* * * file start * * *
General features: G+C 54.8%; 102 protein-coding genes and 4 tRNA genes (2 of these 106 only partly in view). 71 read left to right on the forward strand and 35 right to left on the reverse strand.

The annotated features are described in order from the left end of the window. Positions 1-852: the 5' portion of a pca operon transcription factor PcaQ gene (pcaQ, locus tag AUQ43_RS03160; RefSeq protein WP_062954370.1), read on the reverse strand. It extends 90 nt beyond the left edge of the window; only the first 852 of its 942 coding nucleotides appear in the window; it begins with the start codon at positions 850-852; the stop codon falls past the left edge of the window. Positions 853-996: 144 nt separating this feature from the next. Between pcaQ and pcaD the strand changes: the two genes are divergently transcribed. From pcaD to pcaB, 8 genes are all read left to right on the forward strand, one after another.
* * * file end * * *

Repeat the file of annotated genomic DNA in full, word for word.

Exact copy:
General features: G+C 54.8%; 102 protein-coding genes and 4 tRNA genes (2 of these 106 only partly in view). 71 read left to right on the forward strand and 35 right to left on the reverse strand.

The annotated features are described in order from the left end of the window. Positions 1-852: the 5' portion of a pca operon transcription factor PcaQ gene (pcaQ, locus tag AUQ43_RS03160; RefSeq protein WP_062954370.1), read on the reverse strand. It extends 90 nt beyond the left edge of the window; only the first 852 of its 942 coding nucleotides appear in the window; it begins with the start codon at positions 850-852; the stop codon falls past the left edge of the window. Positions 853-996: 144 nt separating this feature from the next. Between pcaQ and pcaD the strand changes: the two genes are divergently transcribed. From pcaD to pcaB, 8 genes are all read left to right on the forward strand, one after another.